John Fitzgerald, Central Oklahoma-Offensive Guard-First Team All-American who blocked for two 1,000-yard rushers in 1998…Led UCO to 1998 undefeated season and No. 1 final ranking…Only three-time All-American since UCO joined NCAA.
Bernard Ford, Central Florida-Wide Receiver-Named First Team All-American and 1987 Harlon Hill Trophy Finalist…Ranks in Top 10 of 14 UCF records, ranking first in receiving yards in a season (1,403), all-purpose yards per game (188) and average yards per catch in career (21.8).
Duane Fritz, Chadron State (Neb.)-Punter-Named First Team NAIA All-American in 1975…Led NAIA II and the conference in punting in 1975…Averaged 42.3 yards on 65 punts in 1975.
Rick Fry, Occidental (Calif.)-End-Two-time First Team All-American and All-Conference selection (1976-77)…Was the NCAA annual champion for receiving in 1976-77 and set four NCAA receiving records…Member of the Occidental Football Hall of Fame.
Bob Gaddis, Mississippi Valley State-Wide Receiver-1974 First Team All-American and Pittsburgh Courier National Receiver of the Year…Named 1970 NAIA Freshman of the Year en route to twice leading the NAIA in yards per catch (1971-72)…Three-time All-SWAC selection led conference in yards per catch all four years.
Chris George, Glenville State (W.Va.)-Wide Receiver- Two-time First Team All-America selection and four-time WVIAC pick…Led GSC to Division II National Playoffs in 1993 and ’94…Member of two conference championship teams and held nine national records by career’s end.
Don Greco, Western Illinois-Offensive Guard-Named First Team All-American in 1980…Two-time First Team All-Conference selection – winning the conference’s Lineman of the Year award in 1980…A 1980 team captain, he was twice named Western Illinois’ MVP.
Don Griffin, Middle Tennessee State-Safety-1985 First Team All-American and Ohio Valley Conference Defensive Player of the Year…Three-time First Team All-Conference selection…Recorded 210 tackles, 13 career interceptions, and held school record for interceptions in a game (3).
Boomer Grigsby, Illinois State-Linebacker-Three-time First Team All-American (2002-04) and FCS career leader in total (550) and solo (325) tackles…Only three-time Missouri Valley Football Conference Defensive Player of the Year in league history…No. 2 all-time in FCS averaging 12.50 tackles per game in career.
Calvin Harrell, Arkansas State-Running Back-Two-time First Team All-American who led A-State to the 1970 NCAA College Division national title…Three-time First Team All-Southland Conference, three-time SLC champs (1968-70) and two-time Pecan Bowl champs…Holds school record for 100-yard rushing games (18).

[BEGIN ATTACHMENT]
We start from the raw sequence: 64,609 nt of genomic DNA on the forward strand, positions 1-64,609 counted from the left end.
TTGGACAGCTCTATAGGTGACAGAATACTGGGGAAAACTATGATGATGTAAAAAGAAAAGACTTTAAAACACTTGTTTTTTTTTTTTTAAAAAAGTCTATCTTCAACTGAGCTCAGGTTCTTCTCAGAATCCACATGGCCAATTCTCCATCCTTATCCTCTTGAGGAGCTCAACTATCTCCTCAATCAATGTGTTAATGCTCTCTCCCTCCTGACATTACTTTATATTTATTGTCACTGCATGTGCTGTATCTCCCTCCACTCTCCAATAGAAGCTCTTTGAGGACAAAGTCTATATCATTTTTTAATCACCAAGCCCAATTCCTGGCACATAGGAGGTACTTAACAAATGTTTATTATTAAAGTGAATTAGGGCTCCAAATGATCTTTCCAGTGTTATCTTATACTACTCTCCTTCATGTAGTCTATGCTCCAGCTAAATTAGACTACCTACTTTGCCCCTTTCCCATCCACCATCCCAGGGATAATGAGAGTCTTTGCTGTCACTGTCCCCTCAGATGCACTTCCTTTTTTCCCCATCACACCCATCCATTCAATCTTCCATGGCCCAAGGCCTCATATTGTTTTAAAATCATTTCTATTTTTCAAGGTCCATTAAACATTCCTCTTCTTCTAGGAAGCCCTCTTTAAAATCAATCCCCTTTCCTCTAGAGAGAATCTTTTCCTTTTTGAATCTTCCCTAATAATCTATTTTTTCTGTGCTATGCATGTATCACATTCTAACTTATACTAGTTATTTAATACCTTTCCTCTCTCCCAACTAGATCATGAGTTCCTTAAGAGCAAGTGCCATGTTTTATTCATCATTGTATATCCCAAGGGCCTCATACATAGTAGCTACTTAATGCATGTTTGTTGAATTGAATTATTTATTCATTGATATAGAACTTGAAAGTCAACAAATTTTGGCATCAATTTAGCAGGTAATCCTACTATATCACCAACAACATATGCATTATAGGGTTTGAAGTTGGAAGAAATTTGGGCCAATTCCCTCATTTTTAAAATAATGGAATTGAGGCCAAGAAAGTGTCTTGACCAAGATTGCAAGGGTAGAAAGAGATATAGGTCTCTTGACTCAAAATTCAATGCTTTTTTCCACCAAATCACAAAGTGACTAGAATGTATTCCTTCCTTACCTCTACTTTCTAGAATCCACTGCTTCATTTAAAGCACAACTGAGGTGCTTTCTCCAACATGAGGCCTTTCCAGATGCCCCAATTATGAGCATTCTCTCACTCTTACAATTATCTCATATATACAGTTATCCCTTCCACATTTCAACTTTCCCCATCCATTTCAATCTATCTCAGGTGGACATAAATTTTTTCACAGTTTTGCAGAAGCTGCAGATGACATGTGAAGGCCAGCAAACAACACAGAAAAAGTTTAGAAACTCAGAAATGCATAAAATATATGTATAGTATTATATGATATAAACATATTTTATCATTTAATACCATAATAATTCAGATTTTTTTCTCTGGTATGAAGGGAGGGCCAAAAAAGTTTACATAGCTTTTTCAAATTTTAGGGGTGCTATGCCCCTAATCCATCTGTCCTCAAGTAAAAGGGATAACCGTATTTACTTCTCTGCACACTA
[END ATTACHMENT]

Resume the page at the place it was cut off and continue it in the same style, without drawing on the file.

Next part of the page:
Ron Hausauer, Jamestown (N.D.)-Offensive Guard-Two-time First Team NAIA All-American and First Team All-Conference (1980-81)…Four-year letterman…Member of the Jamestown College Athletic Hall of Fame.
Pat Hauser, Cal State Northridge-Offensive Tackle-Two-time First Team All-American and All-Conference selection (1982-83)… Four-year starter and letterman.
Conway Hayman, Delaware-Offensive Guard-Named First Team All-American in 1970…Two-time First Team All-Conference selection (1969-70)…Led team to two conference titles and three Lambert Cup Eastern Championships.
Bobby Hedrick, Elon-Running Back-Named First Team All-American in 1980…Ranked second in NCAA history in career rushing yards (5,604), among all divisions, at career’s end (behind only Tony Dorsett).
Chris Hegg, Truman State (Mo.)-Quarterback-Named First Team All-American and AFCA Division II Player of the Year in 1985…Two-time conference Offensive Player of the Year (1984-85)…Still holds eight conference records.
Bob Heller, Wesleyan (Conn.)-Center-Two-time First Team All-American in 1972-73… Two-time First Team All-ECAC performer who did not allow a sack during career… Key to 1972 offensive unit that set still-standing school record for 1,980 rushing yards in a season.
Billy Hess, West Chester (Pa.)-Wide Receiver-1988 First Team All-American and Harlon Hill Trophy finalist…1988 PSAC East Player of the Year and four-time All-PSAC receiver, who also earned all-conference honors as a defensive back in 1988…Led West Chester to PSAC title game appearances in 1986 and 1987.
Lynn Hieber, Indiana (Pa.)-Quarterback-Two-time First Team NAIA All-America selection (1974-75)…Won the Division II Total Offense crown in 1975…Selected as ECAC Division II Player of the Year, First Team All-East and First Team All-ECAC in 1975.
John Hill, Lehigh-Center-Named First Team All-American in 1971…Recipient of Football Roundup Magazine’s College Division Exemplary Player Award…Named First Team All-ECAC and New York Times All-East in 1971.
Rene Ingoglia, Massachusetts-Running Back-Finished career ranked second all-time in FCS history in TDs (54) and as school’s all-time leader in rushing (4,624) and carries (905) among others…First UMass player to average more than 100 ypg rushing in career.
Louis Jackson, Cal Poly S.L.O.-Running Back-Two-time First Team All-America selection (1978-80)…Member of the 1980 Division II National Championship team…Holds school records for yards rushing in a career (3,444), season (1,463) and game (267).
Terron Jackson, Missouri Southern State-Offensive Tackle-Named First Team NAIA All-American in 1972…Member of school’s Athletic Hall of Fame.
John Jurkovic, Eastern Illinois-Defensive End-Two-time First Team All-America selection in 1988 and 1989…Two-time Gateway Defensive Player of the Year who led team to 1986 conference title…Set Gateway record with six sacks in a game and finished career as the conference’s all-time sacks leader (27).